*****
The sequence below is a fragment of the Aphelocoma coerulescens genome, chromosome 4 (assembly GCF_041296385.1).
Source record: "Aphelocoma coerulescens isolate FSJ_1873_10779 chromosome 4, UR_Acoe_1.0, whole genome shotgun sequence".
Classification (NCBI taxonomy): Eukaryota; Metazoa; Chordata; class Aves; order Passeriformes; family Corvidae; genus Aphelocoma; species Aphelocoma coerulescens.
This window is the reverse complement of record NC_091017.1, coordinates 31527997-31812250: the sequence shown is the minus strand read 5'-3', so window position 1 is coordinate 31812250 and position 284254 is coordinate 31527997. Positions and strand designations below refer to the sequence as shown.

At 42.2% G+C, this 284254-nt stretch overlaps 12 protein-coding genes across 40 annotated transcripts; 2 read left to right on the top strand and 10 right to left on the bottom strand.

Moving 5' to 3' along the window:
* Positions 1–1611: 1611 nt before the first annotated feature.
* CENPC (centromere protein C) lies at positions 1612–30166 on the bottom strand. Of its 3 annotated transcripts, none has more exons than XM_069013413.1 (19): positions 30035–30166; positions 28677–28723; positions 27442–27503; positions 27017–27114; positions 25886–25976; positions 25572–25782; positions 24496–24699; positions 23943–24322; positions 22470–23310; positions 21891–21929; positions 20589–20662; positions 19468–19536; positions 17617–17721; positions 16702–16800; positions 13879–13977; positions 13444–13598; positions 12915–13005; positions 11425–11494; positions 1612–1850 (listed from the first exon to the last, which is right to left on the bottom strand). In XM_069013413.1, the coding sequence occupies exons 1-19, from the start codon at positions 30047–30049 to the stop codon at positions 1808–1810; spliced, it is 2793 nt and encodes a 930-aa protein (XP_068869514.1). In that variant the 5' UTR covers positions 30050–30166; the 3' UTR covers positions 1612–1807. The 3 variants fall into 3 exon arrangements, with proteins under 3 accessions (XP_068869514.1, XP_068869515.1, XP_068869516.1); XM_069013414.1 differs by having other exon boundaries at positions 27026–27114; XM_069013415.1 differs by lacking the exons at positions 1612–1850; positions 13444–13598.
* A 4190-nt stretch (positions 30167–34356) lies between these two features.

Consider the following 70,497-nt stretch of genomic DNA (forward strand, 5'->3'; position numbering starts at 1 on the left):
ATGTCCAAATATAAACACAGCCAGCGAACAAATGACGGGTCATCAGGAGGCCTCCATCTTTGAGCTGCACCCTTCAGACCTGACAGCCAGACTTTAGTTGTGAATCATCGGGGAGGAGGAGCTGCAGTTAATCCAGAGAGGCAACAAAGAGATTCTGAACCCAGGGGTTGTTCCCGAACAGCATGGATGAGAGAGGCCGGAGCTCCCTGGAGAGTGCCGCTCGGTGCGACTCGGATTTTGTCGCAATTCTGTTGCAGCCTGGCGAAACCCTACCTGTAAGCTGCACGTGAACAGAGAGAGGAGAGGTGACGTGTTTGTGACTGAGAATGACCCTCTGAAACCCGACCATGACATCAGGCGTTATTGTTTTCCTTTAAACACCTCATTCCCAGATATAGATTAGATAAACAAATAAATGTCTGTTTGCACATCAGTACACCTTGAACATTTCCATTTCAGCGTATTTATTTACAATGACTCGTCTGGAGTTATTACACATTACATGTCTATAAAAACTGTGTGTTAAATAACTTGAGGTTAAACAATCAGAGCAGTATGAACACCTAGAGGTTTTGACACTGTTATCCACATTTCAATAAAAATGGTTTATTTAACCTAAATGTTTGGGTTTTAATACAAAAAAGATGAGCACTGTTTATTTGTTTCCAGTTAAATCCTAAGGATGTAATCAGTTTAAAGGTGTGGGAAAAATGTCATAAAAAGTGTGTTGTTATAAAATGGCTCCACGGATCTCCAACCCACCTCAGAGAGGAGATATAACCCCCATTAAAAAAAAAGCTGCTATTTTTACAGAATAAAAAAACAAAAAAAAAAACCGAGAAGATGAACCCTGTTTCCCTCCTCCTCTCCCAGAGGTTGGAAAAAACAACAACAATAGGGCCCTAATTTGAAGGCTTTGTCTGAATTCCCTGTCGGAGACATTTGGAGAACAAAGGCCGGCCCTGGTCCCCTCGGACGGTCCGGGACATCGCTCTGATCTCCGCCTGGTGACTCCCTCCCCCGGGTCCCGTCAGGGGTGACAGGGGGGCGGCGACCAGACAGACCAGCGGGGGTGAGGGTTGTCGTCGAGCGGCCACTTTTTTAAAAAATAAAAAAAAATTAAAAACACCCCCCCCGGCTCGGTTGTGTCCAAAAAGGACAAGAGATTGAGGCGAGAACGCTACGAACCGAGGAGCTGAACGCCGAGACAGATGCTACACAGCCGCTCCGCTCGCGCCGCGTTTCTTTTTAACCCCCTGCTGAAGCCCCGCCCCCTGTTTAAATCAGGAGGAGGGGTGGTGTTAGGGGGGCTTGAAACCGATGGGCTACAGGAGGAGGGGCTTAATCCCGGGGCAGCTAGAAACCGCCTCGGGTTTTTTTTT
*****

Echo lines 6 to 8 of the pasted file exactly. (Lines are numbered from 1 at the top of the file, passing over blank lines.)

Moving 5' to 3' along the window:
* Positions 1–1611: 1611 nt before the first annotated feature.
* CENPC (centromere protein C) lies at positions 1612–30166 on the bottom strand. Of its 3 annotated transcripts, none has more exons than XM_069013413.1 (19): positions 30035–30166; positions 28677–28723; positions 27442–27503; positions 27017–27114; positions 25886–25976; positions 25572–25782; positions 24496–24699; positions 23943–24322; positions 22470–23310; positions 21891–21929; positions 20589–20662; positions 19468–19536; positions 17617–17721; positions 16702–16800; positions 13879–13977; positions 13444–13598; positions 12915–13005; positions 11425–11494; positions 1612–1850 (listed from the first exon to the last, which is right to left on the bottom strand). In XM_069013413.1, the coding sequence occupies exons 1-19, from the start codon at positions 30047–30049 to the stop codon at positions 1808–1810; spliced, it is 2793 nt and encodes a 930-aa protein (XP_068869514.1). In that variant the 5' UTR covers positions 30050–30166; the 3' UTR covers positions 1612–1807. The 3 variants fall into 3 exon arrangements, with proteins under 3 accessions (XP_068869514.1, XP_068869515.1, XP_068869516.1); XM_069013414.1 differs by having other exon boundaries at positions 27026–27114; XM_069013415.1 differs by lacking the exons at positions 1612–1850; positions 13444–13598.